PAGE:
Nearly one in four nationals say the internet increases their contact with people who hold political and religious beliefs different from their own (23% different political beliefs, 24% different religious beliefs). More highly educated internet users (secondary education or higher) are twice as likely as those with the least education (primary or less) to engage online with people who have different viewpoints on religion and politics.

 Social Media

WhatsApp tops the list of social media used by nationals across the region with two-thirds of nationals using it, compared to a marginally lower rate for Facebook and only one-half using YouTube (67% WhatsApp, 63% Facebook, 50% YouTube).

While stable in Lebanon, Facebook penetration declined across all other countries by at least 10 percentage points since 2015, with the most dramatic declines of over 20 percentage points in Qatar and Saudi Arabia to 22% in Qatar and 55% in Saudi Arabia.

The broadest trust among nationals for complete, accurate, and fair news coverage is for both mass media in general and for mass media in their own country—two-thirds trust these sources—while about half trust other mass media in the Arab world, media from Western countries, or social media (66% trust mass media in general, 66% mass media in their own country vs. 52% mass media in the Arab world outside their country, 49% mass media in Western countries, 47% social media).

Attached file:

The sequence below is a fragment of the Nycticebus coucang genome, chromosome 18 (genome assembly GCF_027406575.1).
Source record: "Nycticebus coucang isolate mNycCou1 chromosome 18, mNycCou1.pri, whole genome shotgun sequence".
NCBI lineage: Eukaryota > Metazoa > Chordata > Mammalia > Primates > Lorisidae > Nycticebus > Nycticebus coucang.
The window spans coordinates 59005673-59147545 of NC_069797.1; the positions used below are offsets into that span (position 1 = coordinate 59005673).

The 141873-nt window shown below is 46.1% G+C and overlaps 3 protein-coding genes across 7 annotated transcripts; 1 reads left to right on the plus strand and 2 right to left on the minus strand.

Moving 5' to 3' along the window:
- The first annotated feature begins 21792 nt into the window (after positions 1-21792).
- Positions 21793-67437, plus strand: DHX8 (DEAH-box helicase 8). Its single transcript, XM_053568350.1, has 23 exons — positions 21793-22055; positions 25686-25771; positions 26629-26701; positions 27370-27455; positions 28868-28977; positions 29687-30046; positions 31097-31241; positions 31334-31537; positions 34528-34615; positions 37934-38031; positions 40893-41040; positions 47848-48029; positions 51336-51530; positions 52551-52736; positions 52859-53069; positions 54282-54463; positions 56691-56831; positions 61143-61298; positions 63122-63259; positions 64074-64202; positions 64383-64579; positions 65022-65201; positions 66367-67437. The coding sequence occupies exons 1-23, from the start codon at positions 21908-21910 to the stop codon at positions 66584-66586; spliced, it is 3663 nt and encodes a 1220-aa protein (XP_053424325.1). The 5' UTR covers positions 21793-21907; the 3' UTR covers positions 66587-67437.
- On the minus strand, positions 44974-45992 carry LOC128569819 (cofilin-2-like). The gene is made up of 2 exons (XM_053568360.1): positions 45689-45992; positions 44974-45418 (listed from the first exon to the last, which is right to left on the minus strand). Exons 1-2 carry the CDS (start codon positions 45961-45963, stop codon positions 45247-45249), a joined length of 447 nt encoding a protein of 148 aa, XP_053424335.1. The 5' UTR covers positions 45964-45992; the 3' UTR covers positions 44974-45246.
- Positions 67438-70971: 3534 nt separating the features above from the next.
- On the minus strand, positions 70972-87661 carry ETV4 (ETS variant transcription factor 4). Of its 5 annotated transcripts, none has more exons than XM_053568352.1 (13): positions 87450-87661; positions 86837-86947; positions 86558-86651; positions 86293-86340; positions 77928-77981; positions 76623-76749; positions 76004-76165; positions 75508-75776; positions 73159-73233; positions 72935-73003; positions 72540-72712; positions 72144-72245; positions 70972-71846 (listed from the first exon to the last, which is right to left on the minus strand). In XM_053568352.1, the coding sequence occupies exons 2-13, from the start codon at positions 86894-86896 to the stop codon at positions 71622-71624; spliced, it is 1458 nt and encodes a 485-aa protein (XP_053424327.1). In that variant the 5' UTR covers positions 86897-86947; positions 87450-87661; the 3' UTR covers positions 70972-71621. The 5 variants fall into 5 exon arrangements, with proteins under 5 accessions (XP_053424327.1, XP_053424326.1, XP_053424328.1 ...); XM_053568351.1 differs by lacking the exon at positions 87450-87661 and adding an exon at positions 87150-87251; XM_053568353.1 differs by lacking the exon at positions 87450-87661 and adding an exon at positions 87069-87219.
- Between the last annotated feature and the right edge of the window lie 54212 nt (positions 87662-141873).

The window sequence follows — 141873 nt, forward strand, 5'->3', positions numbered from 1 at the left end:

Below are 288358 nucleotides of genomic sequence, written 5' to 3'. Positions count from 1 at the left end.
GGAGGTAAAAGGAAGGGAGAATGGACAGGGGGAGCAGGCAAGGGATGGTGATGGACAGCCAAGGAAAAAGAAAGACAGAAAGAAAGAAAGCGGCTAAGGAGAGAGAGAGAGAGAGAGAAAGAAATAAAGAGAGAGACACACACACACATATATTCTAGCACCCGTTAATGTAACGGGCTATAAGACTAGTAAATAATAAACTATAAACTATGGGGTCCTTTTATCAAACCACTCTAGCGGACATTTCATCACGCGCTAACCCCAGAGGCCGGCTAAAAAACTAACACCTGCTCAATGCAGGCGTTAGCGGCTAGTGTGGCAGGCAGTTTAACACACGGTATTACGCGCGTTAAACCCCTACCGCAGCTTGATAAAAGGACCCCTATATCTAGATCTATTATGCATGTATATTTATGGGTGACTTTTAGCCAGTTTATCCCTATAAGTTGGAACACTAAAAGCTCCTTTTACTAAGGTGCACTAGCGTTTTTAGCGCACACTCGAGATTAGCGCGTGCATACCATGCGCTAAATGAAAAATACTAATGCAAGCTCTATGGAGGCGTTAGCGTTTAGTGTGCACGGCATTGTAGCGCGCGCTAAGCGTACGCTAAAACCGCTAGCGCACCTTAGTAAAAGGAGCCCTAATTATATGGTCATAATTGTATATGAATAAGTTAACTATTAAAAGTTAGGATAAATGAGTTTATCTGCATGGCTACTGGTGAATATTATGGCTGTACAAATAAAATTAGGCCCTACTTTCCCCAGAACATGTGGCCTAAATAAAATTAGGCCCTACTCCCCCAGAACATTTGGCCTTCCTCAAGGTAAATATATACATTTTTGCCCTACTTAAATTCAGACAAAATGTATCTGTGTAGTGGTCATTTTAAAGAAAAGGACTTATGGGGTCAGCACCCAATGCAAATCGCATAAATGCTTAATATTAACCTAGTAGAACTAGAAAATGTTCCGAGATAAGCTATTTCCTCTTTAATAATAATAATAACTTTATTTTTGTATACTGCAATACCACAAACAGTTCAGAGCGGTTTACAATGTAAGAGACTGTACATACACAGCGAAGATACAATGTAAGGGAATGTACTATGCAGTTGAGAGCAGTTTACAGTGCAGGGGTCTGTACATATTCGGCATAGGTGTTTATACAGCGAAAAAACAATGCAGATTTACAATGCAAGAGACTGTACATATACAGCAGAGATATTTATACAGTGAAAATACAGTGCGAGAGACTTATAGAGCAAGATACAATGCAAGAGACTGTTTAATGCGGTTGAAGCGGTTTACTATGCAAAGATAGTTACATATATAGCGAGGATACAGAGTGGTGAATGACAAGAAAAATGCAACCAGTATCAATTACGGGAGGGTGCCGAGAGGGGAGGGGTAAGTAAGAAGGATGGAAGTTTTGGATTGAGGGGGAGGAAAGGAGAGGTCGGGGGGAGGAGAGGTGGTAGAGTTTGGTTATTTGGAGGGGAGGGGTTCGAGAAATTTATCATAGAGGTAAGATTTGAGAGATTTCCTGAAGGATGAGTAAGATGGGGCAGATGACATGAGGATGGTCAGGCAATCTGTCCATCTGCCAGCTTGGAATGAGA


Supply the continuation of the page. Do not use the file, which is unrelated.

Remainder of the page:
Currently, group chats and messages between individuals evenly split all direct messages sent and received at 50% each. This represents a significant increase in group messaging of 15 to 42 percentage points in all countries except Qatar where the portion of nationals using group messaging decreased since 2015 (by 14 percentage points) to one-third of all direct messaging.


Nearly three-quarters of internet users across the region use Wi-Fi or mobile data services to connect to the internet. However, Wi-Fi use varies by country from less than half of Jordanians to two-thirds of Tunisians and nine in ten across the other nations (40% Jordan vs. 63% Tunisia, 91% Lebanon, 87% Qatar, 84% KSA, 97% UAE).

 Nationals who get news via smartphone at least once a day are also more likely to get news via other platforms—both digital and offline—on a daily basis.

 Just over half of nationals use news apps and just over one-quarter use them daily. Using news apps is most popular in Saudi Arabia and the UAE and least popular in Qatar (use at all: 85% KSA, 86% UAE vs. 52% Jordan, 49% Tunisia, 42% Lebanon, 33% Qatar).

Free Speech

Three times as many nationals think people should be able to publicly criticize the government’s policies than should be allowed to make offensive statements about one’s religion and beliefs or about minorities.

 Two-thirds of Lebanese support the right to publicly criticize government policies and just one-third say the government has the right to prevent such critiques. Qatar, Saudi Arabia, and especially the UAE represent the opposite end of the spectrum, with about one-quarter of Qataris and Saudis and only 14% of Emiratis believing people should have the freedom to criticize government policies.

Across the region, those with the lowest education (primary or less) are the least likely to agree people should be able to express unpopular ideas, criticize government, or speak their minds about politics online—by about 20 percentage points compared to those with more education.


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Wednesday, 17 August 2022